“I’m not going to go to a group of nurses and ask them to analyze this,” she said.
Partridge’s report said the OOGEEP report “double counted economic effects,” included “unrealistic assumptions” and used “out-of-date” economic methodologies.
ANOTHER BIG NUMBER
Partridge said Ohio’s speculated job-growth figures mirrored a similar Pennsylvania study and subsequent employment statistics.
The Marcellus Shale Coalition claims Pennsylvania added nearly 50,000 shale-related jobs between late 2007 and 2010.
But according to the Keystone Research Center, a Pennsylvania nonprofit group, the state added a net of 5,669 shale jobs, accounting for 10 percent of all new jobs in 2010.
“Our experience in Pennsylvania has been that there’s a lot of cheerleading going on and not a lot of analysis,” said Stephen Herzenberg, executive director of Keystone.
The cheerleading has worked, at least when it comes to public perception.
Eight in 10 respondents in a recent Deloitte LLP study link gas exploration with job creation and economic revival.
But Partridge said the economic success is miscalculated.
“They add up all of the jobs,” Partridge said. “That’s not necessarily the number of people working permanently.”
The Pennsylvania Budget and Policy Center denounced overestimated jobs numbers and said the state expects the industry to employ about 12,400 by 2016.
“By comparison, Walmart employed 48,800 people in Pennsylvania as of January 2010,” the report read.
Partridge expects similar, modest results in Ohio.
IS OHIO DIFFERENT?
The Utica Shale — predominant in Ohio — is expected to be more oil-rich than the Marcellus, found largely in Pennsylvania.
Ohio also has the infrastructure and geology to support industries that Pennsylvania cannot, experts say, including brine injection wells, one form of fracking wastewater disposal.
Ohio is home to about 185 injection wells — Pennsylvania has eight — and Tom Tomastik of the Ohio Department of Natural Resources says he has received more permit applications in 2011 than he has in any other year during the past quarter-century.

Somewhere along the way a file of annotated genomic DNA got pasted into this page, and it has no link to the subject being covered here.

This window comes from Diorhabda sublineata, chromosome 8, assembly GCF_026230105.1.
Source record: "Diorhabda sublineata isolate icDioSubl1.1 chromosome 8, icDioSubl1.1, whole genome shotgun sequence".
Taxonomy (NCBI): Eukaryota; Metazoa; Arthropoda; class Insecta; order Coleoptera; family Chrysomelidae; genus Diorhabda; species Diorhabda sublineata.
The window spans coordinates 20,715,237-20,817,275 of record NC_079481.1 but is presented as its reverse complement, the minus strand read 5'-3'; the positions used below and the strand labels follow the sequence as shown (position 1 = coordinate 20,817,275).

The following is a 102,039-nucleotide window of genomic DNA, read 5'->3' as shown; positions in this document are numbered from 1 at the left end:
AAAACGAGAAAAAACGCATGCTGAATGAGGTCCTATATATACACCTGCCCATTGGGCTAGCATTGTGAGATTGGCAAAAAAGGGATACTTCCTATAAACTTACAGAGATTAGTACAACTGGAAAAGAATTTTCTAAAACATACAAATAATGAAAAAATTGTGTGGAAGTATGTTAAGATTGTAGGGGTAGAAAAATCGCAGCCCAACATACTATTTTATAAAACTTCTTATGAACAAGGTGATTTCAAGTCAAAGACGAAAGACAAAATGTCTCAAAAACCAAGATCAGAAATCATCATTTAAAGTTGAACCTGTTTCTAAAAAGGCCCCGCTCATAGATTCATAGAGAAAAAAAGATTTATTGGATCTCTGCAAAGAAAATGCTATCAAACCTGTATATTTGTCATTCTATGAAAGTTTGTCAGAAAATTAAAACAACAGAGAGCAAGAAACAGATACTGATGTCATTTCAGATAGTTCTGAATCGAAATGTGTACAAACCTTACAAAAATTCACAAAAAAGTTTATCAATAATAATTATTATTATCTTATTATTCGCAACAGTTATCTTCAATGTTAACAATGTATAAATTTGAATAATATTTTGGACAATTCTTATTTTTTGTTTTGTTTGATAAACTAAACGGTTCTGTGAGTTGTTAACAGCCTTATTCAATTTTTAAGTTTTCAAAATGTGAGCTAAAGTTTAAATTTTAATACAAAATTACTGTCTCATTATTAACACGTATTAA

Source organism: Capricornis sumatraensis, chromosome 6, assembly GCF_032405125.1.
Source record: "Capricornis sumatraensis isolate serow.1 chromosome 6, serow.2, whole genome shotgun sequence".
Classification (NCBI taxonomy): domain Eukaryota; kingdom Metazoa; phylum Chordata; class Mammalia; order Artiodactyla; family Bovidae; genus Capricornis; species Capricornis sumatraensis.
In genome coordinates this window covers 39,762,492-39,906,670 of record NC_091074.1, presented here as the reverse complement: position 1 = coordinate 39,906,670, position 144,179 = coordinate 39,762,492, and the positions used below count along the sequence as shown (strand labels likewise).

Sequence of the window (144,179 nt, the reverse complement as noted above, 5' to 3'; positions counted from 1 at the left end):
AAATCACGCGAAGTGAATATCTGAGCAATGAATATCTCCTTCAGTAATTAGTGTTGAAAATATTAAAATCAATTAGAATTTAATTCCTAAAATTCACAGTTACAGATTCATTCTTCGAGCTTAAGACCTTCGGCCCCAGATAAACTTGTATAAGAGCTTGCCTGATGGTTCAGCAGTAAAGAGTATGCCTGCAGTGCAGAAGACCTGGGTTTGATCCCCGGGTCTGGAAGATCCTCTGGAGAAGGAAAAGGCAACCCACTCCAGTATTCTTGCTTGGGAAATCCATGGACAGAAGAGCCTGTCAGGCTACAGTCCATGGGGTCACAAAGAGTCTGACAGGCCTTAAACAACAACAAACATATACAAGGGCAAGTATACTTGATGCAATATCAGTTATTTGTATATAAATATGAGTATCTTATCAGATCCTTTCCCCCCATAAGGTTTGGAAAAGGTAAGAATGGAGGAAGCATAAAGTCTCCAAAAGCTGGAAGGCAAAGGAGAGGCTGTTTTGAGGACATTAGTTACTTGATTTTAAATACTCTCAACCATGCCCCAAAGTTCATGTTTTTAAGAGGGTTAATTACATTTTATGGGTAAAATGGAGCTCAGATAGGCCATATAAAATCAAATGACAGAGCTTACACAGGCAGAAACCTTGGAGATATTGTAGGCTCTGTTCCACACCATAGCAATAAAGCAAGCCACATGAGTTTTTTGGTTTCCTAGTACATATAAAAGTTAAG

Injection wells create jobs trucking jobs, to transport the brine water, and on-site jobs to monitor and filter the water.
Ohio regulates another form of brine disposal: wastewater treatment plants. Pennsylvania banned those plants after a regulations nightmare in which drillers disposed of untreated brine directly into lakes and streams.
If Patriot Water Treatment LLC in Warren, the state’s lone wastewater treatment plant, is allowed to move forward with its expansion plans — without regulatory interruption — it is prepared to create as many as 600 direct jobs, said Andrew Blocksom, company president.
Injection wells, wastewater treatment plants and drilling sites require state environmental inspections, necessitating more state inspectors, said Tom Tugend, head of the Division of Oil and Gas management. Ohio currently has about 30 inspectors.
“There are definitely jobs,” said George Zeller, a Cleveland-based economist, noting the approximately 500 jobs created by V&M Star and VAM USA LLC in Youngstown.
“The question is, how far does it go?”